Obama apologizes for Koran burning in Afghanistan
The soldier was wounded after up to 200 demonstrators hurled rocks at the base and shouted epithets. Norwegian troops responded with warning shots and tear gas. Mr. Moen said the demonstration was over, but new protests are expected tomorrow.
In the city of Baghlan in the north, clashes between police and protesters attacking the police headquarters left one person dead. Police said 10 officers were also wounded, two from gunshot wounds.
Police said another two protesters were killed and six wounded in another exchange of gunfire during a protest in southern Uruzgan province.
The riots erupted Tuesday after Afghan workers at the main American military base, Bagram Airfield, saw soldiers dumping books in a pit where garbage is burned and noticed Korans and other religious material among the trash.
The top U.S. and NATO commander, Gen. John Allen, quickly issued an apology and telephoned Mr. Karzai and major news organizations to explain that a collection of religious materials, including Korans, mistakenly had been sent to be incinerated. As soon as someone realized what they were burning, they stopped and retrieved what was left, Gen. Allen said.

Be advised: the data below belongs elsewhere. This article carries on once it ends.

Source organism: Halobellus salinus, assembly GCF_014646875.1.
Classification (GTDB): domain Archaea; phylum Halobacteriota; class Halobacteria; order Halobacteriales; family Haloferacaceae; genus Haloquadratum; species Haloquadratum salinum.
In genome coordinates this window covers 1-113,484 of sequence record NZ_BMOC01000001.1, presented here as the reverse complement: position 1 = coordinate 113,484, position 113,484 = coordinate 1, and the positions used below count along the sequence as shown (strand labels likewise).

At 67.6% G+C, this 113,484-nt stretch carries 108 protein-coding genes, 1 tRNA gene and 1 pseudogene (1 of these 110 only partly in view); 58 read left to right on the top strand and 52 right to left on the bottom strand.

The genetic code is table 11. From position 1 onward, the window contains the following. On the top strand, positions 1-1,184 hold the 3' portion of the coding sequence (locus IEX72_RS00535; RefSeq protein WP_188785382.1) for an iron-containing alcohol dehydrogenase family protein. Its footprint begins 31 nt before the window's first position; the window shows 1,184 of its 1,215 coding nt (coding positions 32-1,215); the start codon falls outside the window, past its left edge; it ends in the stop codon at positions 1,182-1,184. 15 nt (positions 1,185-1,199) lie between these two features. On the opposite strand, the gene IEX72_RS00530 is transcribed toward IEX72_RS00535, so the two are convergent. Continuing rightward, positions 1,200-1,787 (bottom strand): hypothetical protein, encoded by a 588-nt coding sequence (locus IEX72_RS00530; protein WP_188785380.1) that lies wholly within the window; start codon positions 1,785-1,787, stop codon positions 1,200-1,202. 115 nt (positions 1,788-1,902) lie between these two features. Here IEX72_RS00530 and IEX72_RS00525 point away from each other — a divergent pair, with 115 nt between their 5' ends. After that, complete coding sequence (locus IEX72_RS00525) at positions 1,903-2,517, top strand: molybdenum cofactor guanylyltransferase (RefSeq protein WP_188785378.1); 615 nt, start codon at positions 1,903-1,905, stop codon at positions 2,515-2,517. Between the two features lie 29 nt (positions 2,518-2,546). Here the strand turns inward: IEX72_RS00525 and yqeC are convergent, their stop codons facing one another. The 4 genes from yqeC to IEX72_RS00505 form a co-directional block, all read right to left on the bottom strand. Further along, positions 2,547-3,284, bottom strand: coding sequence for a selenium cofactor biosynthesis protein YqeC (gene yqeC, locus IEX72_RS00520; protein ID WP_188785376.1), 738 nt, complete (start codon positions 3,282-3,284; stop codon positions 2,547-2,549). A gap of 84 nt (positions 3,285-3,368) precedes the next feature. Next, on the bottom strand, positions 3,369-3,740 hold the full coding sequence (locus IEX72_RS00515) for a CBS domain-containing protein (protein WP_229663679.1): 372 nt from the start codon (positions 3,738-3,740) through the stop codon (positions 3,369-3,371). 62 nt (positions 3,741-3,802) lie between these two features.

Mr. Karzai also met Thursday with parliamentarians — many of whom had called Wednesday for Afghans to wage a holy war against international forces. He told them that a U.S. officer responsible for the incident “didn’t understand” what he was doing and the United States “accepted the mistake of its officer.”
He commended the U.S. government for “acting quickly regarding this issue and apologizing.” Mr. Karzai said that he was most concerned with making sure that such acts are not repeated.
Four copies of the Koran were burned before the incineration was halted, according to initial Afghan government reports.
NATO and Afghan investigators Wednesday visited the Parwan detention facility from which the Korans were taken. U.S. officials said they had been removed from the shelves of the facility’s library because they contained extremist messages or inscriptions. The White House said it was an accident that they were sent to be burned.
• Associated Press photographer Rahmat Gul in Mehterlam, Afghanistan, and writers Malin Rising in Oslo and Pauline Jelinek in Washington contributed to this article.